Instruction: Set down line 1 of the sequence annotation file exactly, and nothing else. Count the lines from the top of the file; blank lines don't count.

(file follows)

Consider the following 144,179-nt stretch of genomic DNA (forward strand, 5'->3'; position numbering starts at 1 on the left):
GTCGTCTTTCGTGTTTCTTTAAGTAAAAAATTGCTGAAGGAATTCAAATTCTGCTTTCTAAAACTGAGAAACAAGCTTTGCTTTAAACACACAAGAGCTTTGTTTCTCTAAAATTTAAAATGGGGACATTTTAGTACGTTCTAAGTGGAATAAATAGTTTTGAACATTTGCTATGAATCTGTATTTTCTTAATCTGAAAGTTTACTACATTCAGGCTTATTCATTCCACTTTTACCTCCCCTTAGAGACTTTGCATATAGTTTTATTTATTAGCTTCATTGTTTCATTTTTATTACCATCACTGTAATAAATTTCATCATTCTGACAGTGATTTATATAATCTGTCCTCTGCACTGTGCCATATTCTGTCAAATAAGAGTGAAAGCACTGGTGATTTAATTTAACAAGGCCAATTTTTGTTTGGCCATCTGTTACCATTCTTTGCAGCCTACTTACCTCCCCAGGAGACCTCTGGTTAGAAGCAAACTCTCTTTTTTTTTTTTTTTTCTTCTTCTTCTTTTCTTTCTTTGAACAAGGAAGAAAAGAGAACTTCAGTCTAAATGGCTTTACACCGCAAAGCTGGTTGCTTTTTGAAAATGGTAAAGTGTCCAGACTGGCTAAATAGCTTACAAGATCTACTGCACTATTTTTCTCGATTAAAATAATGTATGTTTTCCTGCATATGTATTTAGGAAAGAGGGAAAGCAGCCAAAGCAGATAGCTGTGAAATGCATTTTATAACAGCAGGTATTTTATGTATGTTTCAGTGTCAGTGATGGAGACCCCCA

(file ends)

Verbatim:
Consider the following 144,179-nt stretch of genomic DNA (forward strand, 5'->3'; position numbering starts at 1 on the left):